If you pay even passing attention to national politics, you know that presumptive GOP presidential candidate John McCain is a maverick who bucks his own party’s line and never wavers in his political beliefs. At least, that’s what the corporate media say—reality tells a very different story.
A candidate could only get away with such an elaborate and long-running con with the media as willing accomplices. “The press loves McCain,” explained NBC host Chris Matthews (9/10/06). “We’re his base.”
For much of the press, the early stages of the 2008 presidential campaign were a chance to fall in love all over again. “Those of us on the Straight Talk Express eight years ago got a breathtaking journalistic opportunity: to be inside the lively mind and heart of a leading contender for president,” Newsweek’s Howard Fineman recalled (3/3/08). “McCain was as joyously combative as Popeye and as earnestly confessional as Oprah.”
Fineman was actually restrained when compared to some of the coverage from eight years prior. “I know it shouldn’t be happening, but it is,” wrote Charles Lane in the New Republic (10/18/99). “I’m falling for John McCain.” Lane’s confession was in turn surpassed in awkwardness by another writer in the same magazine: Michael Lewis (9/30/96) declared that his feelings for McCain were like “the war that must occur inside a 14-year-old boy who discovers he is more sexually attracted to boys than to girls.”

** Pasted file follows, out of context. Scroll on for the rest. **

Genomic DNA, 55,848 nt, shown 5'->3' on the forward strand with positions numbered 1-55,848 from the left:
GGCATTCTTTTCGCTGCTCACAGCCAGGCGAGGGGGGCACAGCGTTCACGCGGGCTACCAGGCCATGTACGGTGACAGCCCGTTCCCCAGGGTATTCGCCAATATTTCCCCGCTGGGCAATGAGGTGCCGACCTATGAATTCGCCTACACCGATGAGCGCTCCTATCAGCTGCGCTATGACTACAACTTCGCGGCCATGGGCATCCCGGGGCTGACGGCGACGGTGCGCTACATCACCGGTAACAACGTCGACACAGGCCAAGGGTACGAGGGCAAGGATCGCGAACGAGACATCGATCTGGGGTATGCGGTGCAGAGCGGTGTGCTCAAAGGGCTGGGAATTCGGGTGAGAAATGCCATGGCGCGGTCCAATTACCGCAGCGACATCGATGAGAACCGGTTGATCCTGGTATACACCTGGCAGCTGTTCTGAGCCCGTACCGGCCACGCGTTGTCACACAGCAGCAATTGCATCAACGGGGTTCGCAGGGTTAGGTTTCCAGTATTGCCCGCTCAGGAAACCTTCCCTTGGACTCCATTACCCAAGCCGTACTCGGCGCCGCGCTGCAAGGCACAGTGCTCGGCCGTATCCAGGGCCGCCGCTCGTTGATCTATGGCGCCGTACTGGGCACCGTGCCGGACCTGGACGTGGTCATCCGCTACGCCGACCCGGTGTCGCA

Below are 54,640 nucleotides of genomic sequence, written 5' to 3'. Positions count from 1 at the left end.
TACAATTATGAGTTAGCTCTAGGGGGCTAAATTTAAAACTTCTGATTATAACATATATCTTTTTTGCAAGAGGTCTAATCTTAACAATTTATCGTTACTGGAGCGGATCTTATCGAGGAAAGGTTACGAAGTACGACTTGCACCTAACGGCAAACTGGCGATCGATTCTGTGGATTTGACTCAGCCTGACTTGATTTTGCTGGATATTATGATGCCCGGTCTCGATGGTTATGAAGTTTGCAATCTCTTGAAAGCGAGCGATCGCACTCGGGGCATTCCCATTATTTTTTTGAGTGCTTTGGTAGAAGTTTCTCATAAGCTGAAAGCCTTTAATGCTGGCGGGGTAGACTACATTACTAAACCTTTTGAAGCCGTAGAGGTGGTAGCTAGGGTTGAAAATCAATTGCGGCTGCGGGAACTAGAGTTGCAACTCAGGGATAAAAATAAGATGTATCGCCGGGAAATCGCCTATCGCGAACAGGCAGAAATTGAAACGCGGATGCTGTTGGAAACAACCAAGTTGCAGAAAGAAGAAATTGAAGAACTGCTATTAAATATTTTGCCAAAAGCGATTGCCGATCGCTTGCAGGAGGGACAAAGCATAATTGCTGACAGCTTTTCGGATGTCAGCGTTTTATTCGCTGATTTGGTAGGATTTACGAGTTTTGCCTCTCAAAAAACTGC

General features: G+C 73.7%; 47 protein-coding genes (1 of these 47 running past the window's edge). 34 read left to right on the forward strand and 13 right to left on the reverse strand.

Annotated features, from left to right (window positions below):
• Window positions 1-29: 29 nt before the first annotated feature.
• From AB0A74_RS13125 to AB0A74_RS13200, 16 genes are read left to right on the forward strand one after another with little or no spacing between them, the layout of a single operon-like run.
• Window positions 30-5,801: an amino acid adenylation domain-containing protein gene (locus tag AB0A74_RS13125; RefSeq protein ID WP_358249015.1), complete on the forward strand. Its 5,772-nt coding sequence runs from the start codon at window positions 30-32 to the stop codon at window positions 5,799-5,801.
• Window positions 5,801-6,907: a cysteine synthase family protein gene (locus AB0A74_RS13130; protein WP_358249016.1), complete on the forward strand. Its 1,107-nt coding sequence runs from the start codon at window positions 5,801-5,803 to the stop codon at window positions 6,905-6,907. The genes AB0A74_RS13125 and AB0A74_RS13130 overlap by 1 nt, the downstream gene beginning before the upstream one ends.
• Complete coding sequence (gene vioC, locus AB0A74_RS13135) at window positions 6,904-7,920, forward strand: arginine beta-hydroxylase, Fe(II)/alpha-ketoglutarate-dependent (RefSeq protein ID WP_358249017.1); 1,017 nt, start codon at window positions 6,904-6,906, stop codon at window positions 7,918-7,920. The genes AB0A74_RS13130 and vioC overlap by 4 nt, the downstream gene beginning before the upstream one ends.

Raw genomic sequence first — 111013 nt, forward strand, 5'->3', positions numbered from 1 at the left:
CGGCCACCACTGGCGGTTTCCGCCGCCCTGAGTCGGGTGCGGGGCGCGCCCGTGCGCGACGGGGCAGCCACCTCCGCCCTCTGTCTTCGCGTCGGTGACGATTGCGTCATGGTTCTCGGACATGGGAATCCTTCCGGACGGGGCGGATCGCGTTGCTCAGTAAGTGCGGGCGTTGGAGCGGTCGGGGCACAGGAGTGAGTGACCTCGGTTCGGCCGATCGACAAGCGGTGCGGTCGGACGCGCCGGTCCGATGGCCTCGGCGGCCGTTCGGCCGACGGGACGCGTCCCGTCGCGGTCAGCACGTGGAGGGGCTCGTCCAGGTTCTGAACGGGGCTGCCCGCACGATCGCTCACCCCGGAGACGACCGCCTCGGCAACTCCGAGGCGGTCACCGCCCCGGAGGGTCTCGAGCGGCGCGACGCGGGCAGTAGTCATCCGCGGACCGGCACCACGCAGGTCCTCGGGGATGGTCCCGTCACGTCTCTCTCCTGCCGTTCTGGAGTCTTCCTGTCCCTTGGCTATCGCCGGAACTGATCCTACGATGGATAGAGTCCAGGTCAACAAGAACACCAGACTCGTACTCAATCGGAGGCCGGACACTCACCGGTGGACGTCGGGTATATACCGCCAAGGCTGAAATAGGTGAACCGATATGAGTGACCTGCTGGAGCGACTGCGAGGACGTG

The maverick is born
The origin of the McCain the Maverick storyline is hard to pin down, but it gained a serious boost after CBS’s 60 Minutes delivered a mostly fawning segment headlined “The Maverick From Arizona” (10/12/97) that celebrated his quest to reform the campaign finance system. CBS interviewed several of McCain’s harshest home-state critics, but that tape was left on the cutting room floor (New Republic, 5/24/99). And CBS’s allegedly tough-as-nails correspondent Mike Wallace was clearly enamored with McCain, going so far as to say that he was considering joining his campaign: “I’m thinking I may quit my job if he gets the nomination,” Wallace declared (Washington Post, 6/8/98).
It’s hard to overstate how vital this “maverick” meme is to media coverage of McCain.
“McCain is nothing if not a maverick,” declared U.S. News & World Report (4/7/08), while CBS host Bob Schieffer (7/15/07) called him the “most famous maverick of the last half of the 20th century.” Time magazine (1/21/08) dubbed McCain “a free-ranging, fence-jumping, kick-the-corral maverick.”